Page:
The Square Peg - I Cooked My Goose, But Somebody Else Ate It
© S. Bradley Stoner
I’m a cook... no chef, but still a pretty good cook, especially when it comes to traditional holiday fare. I love holidays, especially Thanksgiving and Christmas. Why? I LOVE turkey... and goose. Come Thanksgiving morning, you can find me in the kitchen sharpening up my knives... especially my chef’s knife, or as my grandmother used to call it, The Big Lawyer. That came from her experience with a customer of my grandfather’s building and home repair business who was always trying to weasel out of paying and threatening to hire a big lawyer. When my grandmother finally got fed up with that, she reached into a drawer pulled out a big knife and said, “I’ve got a big lawyer right here.” Needless to say, the threats stopped, so apparently her Big Lawyer was better than his. But I digress.
Anyway, I use my chef’s knife for almost everything that needs cutting, dicing or slicing. I have other knives in the set, of course, but they just don’t get used as much. I keep that beauty razor sharp with the steel that came with the set I bought, ostensibly for my lovely, but as she said at the time, “I’m not going to get to use that much, am I?” Now some would be offended, but I wasn’t. Understanding that she uses knives for a lot of things for which they weren’t intended to be used, and these are a really nice set of kitchen knives... well, I guess you could say as she did, “You bought them for yourself.” I didn’t really, but if I had thought about it, I would have realized by virtue of quality alone, they’d be mine by default.
Back to turkey day. I used to raise and butcher my own turkeys... they sort of came pre-spiced one year because they got into the garden and ate the baby onions and anything else that was tender. I had thought that eight foot woven wire fence would keep them out. Silly me. Turkeys fly... at least mine did... really, really well. Back to current times. Now my turkey comes from a grocery store. Bird flu be damned, I won’t forego turkey just because prices went up a little. No sir. But I also don’t buy one of those fancy brands they advertise either... no siree... I buy the plain Jane turkey. A tom, to be sure, but no fancy schmancy pre-buttered, water injected, gonna be juicy all by itself, waste of money critters for me.
You want a pre-buttered turkey... here’s a hint. Once you’ve removed the giblets from the neck flap and the neck from the body cavity, shake some salt into your hand and give that bird a rubdown... not to excess mind you. Then take a stick (that’s a 1/4 pound for you newbies) and shove it up the turkey’s... um put it in the body cavity. Stick the bird in a roaster (actually those roasting bags work best, so put it in one of those before you put it in the roaster), and roast the bird at 350 (that Fahrenheit... don’t have a clue what it would be in Celsius) for an hour and a half... before you stuff it!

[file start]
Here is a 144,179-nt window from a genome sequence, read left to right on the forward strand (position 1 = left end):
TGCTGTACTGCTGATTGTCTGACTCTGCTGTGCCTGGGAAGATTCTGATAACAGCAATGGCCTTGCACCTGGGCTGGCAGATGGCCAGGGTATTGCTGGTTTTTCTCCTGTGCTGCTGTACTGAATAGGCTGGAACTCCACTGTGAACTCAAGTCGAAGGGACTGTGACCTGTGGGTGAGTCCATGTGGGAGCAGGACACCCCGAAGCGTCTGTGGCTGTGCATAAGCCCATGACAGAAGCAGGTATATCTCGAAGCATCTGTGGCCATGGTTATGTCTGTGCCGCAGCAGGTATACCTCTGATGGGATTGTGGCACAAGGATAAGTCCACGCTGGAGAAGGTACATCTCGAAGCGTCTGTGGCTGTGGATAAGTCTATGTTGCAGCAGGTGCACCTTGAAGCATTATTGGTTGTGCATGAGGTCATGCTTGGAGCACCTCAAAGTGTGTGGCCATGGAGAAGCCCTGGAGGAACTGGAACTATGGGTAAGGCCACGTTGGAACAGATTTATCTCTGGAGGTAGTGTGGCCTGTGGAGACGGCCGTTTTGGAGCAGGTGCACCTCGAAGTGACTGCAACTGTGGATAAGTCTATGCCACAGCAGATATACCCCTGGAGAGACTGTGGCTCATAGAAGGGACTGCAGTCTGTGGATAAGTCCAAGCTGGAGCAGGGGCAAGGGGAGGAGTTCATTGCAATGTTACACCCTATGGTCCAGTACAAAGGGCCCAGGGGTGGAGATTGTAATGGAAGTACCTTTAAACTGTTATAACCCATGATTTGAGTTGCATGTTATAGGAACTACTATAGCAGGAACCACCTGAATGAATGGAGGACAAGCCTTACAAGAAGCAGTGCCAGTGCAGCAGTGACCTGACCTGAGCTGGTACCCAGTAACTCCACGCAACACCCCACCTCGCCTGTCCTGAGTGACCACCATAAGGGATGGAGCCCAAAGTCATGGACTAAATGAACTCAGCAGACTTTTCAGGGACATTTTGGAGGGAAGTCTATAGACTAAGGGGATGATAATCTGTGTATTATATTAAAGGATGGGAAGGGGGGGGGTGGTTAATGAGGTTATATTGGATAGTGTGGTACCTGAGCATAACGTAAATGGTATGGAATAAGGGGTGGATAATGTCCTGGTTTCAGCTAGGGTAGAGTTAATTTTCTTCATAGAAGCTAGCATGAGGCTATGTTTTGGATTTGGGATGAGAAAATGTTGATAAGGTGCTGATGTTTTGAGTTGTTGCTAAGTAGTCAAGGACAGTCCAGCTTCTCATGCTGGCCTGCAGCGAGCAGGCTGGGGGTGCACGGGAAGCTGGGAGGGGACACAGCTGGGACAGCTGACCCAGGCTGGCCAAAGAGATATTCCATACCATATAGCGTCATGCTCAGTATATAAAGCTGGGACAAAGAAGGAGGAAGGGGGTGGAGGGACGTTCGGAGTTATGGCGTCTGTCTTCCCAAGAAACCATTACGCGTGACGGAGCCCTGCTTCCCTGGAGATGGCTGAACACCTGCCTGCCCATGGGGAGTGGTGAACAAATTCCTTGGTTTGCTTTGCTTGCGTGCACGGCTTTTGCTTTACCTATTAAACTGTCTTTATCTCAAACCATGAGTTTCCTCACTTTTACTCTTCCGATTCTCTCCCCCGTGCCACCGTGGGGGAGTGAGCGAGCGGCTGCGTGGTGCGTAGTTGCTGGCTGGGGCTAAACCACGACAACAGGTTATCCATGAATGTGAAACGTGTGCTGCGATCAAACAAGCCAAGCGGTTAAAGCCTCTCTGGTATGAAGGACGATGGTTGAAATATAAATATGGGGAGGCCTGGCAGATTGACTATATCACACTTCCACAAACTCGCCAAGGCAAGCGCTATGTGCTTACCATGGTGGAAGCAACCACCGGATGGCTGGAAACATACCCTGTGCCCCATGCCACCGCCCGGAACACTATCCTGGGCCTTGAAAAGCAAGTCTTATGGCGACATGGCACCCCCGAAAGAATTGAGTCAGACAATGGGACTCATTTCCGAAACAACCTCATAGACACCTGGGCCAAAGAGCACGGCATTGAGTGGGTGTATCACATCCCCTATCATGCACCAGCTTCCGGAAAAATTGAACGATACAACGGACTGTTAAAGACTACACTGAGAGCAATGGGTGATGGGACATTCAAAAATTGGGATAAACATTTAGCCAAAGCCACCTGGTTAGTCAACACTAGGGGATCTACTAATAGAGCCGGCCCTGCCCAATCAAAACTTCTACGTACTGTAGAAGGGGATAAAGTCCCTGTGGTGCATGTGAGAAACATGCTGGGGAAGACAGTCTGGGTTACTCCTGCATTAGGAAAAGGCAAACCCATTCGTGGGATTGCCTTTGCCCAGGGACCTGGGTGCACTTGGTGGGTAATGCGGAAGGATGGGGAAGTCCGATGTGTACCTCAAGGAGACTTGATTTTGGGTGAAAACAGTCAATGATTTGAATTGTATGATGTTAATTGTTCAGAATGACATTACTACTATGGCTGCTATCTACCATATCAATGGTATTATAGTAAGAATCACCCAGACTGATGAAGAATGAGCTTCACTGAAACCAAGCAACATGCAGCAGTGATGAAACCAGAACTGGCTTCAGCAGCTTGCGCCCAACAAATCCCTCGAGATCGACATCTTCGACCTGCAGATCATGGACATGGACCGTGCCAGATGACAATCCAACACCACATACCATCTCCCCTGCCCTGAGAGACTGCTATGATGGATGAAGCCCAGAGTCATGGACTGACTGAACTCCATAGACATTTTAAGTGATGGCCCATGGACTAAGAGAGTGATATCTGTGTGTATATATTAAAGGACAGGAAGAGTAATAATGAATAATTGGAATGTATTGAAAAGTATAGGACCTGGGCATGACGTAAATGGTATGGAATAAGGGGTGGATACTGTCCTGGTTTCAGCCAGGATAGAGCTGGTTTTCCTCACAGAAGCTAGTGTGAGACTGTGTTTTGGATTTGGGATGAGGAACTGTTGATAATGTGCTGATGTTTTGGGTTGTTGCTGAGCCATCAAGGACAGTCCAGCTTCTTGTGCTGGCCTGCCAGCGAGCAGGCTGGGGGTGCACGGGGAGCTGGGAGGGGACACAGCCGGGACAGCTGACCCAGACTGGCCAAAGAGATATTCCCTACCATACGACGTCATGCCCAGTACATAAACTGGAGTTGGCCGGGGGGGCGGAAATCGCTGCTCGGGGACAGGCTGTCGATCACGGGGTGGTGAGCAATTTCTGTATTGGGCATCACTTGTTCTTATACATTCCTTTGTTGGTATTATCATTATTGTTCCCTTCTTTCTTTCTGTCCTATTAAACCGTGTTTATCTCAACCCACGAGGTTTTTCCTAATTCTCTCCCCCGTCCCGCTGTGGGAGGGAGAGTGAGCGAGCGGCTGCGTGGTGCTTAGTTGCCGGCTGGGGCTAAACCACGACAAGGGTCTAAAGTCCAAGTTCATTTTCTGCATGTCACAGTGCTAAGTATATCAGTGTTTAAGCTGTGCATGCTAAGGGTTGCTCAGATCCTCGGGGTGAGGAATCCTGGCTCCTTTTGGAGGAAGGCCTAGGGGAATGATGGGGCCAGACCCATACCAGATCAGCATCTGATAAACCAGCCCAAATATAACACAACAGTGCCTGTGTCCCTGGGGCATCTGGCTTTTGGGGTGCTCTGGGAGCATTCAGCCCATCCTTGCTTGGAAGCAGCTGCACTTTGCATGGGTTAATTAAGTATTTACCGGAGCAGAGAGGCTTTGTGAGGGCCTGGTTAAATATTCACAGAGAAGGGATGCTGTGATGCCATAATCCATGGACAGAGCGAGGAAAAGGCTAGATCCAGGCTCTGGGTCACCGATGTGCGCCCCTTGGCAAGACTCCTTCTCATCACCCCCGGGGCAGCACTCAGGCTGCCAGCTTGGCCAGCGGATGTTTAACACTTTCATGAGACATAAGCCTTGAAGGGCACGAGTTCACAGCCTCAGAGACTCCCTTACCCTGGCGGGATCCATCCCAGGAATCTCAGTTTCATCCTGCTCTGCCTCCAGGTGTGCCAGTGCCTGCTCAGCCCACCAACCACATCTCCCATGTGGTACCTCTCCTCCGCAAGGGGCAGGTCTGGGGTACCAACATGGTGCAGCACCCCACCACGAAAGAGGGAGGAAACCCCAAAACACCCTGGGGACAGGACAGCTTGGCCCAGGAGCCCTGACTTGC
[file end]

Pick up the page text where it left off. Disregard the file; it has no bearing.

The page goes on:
While your waiting, you make the rest of the stuff... you know stuffing, cranberry sauce, smashed potatoes, and gravy. I make my own from scratch, and no I’m not going to tell you the recipes... they’re secret. But I can tell you they are to die for, especially that turkey gravy. The only ones who know how I make it are my boys, and they had to pester me for years before I let them in on it. Anyhow, now I’m salivating, and that’s not what I wanted to talk about anyway.
What I wanted to talk about was the first Christmas my lovely and I spent together. We decided to make a big dinner for the whole family. Or rather we decided I would make dinner for the whole family, hers and mine. First I had to go shopping. I spent $300.00... and that was the last time she let me go shopping for holiday dinners. In addition to turkey, I happen to like goose. When I mentioned that to the rest of the family, everybody turned up their nose... nobody, and I do mean nobody liked goose. Frankly, I was ecstatic. I had a whole goose to myself... everybody else could eat turkey or ham.
I have a special way of preparing goose as well. It’s a secret too, but I can tell you it involves Grand Marnier and a glaze... it’s yummy. So, I spent the day preparing a Christmas feast. I made a veggie plate to start things off... I even made carrot and cucumber flowers. That’s tedious, but it looks nice and good food should look nice. I laid out the spread on a big table... ah a feast for the eyes as well as a feast for the stomach... and set my goose discretely away from the more popular foods.
I helped with the silverware and china while everybody else piled food on their plates, playing the good host, and went to fill my plate after everyone else. I made a bee line for my goose and... NOOOooooo! My goose had been stripped... the only thing left was a little thigh and drumstick. That’s all those greedy, goose hating freeloaders left me. A THIGH AND A DRUMSTICK... ON A GOOSE!!! Do you have any idea how small those are? My goose, my beautiful goose... gone!
“What happened to my goose?!” I demanded in a less than Chistmassy voice.
Came a chorus of voices. “I’ve never had goose that tasted like this... it isn’t greasy like the others... it isn’t gamy...” and on and on. They wanted my recipe... even my brother who had proclaimed he “hated goose and would never eat it.” I didn’t give it to them. It’s mine... and the next time I make goose... I’m going to do it in secret and eat the whole thing myself. I didn’t tell them where the remainder of the Grand Marnier was either. I planned on enjoying that after they all went home. I can’t believe those turkeys ate my goose!
Right now I’m looking at my shotgun. No, not for that. If I want goose again, I’m going to have to go bag my own. With the price of goose being what it is now, my Sweetie would never let me shop on my own again. Psst... don’t tell her what the shells, the gas, and the new hunting jacket are going to cost.